Family: All-Star catcher Herrmann, 67, dies after battle with cancer

Former major league catcher Ed Herrmann, an All-Star with the Chicago White Sox in 1974, died Sunday his family announced. He was 67.

According to the Chicago Tribune, family friend and former teammate Bill Melton said Herrmann battled prostate cancer for years.

A photo posted to Herrmann’s Facebook page July 4 showed him with family at a hospital during "Family time during chemo".

Herman played 11 seasons, starting in 1967 and retiring after the 1978 season. He played for the White Sox, Yankees, Angels, Astros and Expos in his career, batting .240 and hitting 80 home runs with 320 runs batted in.

But it was Herrmann’s ability to handle a knuckleballer behind the plate is where he made a name for himself, most notable White Sox hurler Wilbur Wood. Melton, a White Sox teammate of Herrmann’s from 1969-74, told the Tribune that Herrmann was also popular with players for his toughness and refusal to sit out a game, even when his allergies flared to the point his eyes would swell.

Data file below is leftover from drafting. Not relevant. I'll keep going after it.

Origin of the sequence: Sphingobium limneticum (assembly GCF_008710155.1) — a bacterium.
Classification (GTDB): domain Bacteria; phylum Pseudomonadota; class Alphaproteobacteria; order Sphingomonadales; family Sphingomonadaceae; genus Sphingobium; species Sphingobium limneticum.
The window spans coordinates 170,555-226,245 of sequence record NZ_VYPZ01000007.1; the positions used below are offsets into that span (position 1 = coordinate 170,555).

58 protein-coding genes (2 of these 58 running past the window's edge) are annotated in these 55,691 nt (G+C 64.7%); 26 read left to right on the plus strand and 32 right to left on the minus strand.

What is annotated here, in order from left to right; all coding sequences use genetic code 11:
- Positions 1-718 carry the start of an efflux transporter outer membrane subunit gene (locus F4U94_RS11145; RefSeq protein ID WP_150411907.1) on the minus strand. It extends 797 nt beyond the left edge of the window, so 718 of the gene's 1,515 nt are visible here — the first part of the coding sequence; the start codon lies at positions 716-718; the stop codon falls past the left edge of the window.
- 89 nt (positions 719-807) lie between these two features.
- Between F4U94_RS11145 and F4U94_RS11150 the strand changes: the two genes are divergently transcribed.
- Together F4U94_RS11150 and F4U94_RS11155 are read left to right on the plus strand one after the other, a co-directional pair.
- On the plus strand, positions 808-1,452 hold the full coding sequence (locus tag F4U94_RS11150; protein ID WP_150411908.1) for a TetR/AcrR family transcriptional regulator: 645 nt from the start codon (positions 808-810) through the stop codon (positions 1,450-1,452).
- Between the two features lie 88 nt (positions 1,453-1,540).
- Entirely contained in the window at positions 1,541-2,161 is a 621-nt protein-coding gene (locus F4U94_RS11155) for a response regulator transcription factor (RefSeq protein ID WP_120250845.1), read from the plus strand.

"His famous words were, ‘I’ll be all right,’" Melton told the paper. "You never could get him out of the lineup. He never complained. ‘They’ll be all right.’ That’s the way he was."

A Facebook page devoted to Herrmann’s battle with cancer, "Praying for Ed "Hoggy" Herrmann," also announced Herrmann’s death on Sunday.

A message posted to Herrmann’s wife Barbara’s Facebook page on Sunday read:

I lost my guy today at 7:33am and life changed dramatically. So many of you have already reached out with photos, memories and love of this amazing man that was mine. Life for Nicole and I will never be the same but I am thankful for the memories I have. Ed has been living with cancer for 4 years and never one time, did I hear a complaint about the life he was given or the suffering he was experiencing. He is and always will be Fort Herrmann, a man of tremendous strength and courage. We have peace knowing he is in a new body, with no more suffering. Christmas 2013 is without Hoggy but he is in the arms of Jesus. — with Ed Herrmann.